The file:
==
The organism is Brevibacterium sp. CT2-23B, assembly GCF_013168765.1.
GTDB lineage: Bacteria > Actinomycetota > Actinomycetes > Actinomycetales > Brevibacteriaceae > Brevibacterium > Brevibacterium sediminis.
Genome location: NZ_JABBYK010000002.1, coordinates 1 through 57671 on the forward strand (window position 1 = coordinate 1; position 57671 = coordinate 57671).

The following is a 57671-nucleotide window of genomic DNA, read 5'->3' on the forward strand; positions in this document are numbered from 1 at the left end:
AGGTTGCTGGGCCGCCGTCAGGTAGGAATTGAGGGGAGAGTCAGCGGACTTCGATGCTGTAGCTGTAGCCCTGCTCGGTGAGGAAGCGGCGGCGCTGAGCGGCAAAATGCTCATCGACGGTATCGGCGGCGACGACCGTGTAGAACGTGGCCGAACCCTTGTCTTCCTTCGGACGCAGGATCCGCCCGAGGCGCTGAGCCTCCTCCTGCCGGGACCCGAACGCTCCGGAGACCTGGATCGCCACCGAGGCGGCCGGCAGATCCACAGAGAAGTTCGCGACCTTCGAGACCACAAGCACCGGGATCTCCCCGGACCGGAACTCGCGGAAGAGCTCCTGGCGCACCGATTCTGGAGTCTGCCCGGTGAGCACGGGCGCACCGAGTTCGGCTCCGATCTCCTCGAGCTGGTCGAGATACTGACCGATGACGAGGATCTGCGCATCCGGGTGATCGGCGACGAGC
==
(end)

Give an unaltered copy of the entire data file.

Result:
The organism is Brevibacterium sp. CT2-23B, assembly GCF_013168765.1.
GTDB lineage: Bacteria > Actinomycetota > Actinomycetes > Actinomycetales > Brevibacteriaceae > Brevibacterium > Brevibacterium sediminis.
Genome location: NZ_JABBYK010000002.1, coordinates 1 through 57671 on the forward strand (window position 1 = coordinate 1; position 57671 = coordinate 57671).

The following is a 57671-nucleotide window of genomic DNA, read 5'->3' on the forward strand; positions in this document are numbered from 1 at the left end:
AGGTTGCTGGGCCGCCGTCAGGTAGGAATTGAGGGGAGAGTCAGCGGACTTCGATGCTGTAGCTGTAGCCCTGCTCGGTGAGGAAGCGGCGGCGCTGAGCGGCAAAATGCTCATCGACGGTATCGGCGGCGACGACCGTGTAGAACGTGGCCGAACCCTTGTCTTCCTTCGGACGCAGGATCCGCCCGAGGCGCTGAGCCTCCTCCTGCCGGGACCCGAACGCTCCGGAGACCTGGATCGCCACCGAGGCGGCCGGCAGATCCACAGAGAAGTTCGCGACCTTCGAGACCACAAGCACCGGGATCTCCCCGGACCGGAACTCGCGGAAGAGCTCCTGGCGCACCGATTCTGGAGTCTGCCCGGTGAGCACGGGCGCACCGAGTTCGGCTCCGATCTCCTCGAGCTGGTCGAGATACTGACCGATGACGAGGATCTGCGCATCCGGGTGATCGGCGACGAGC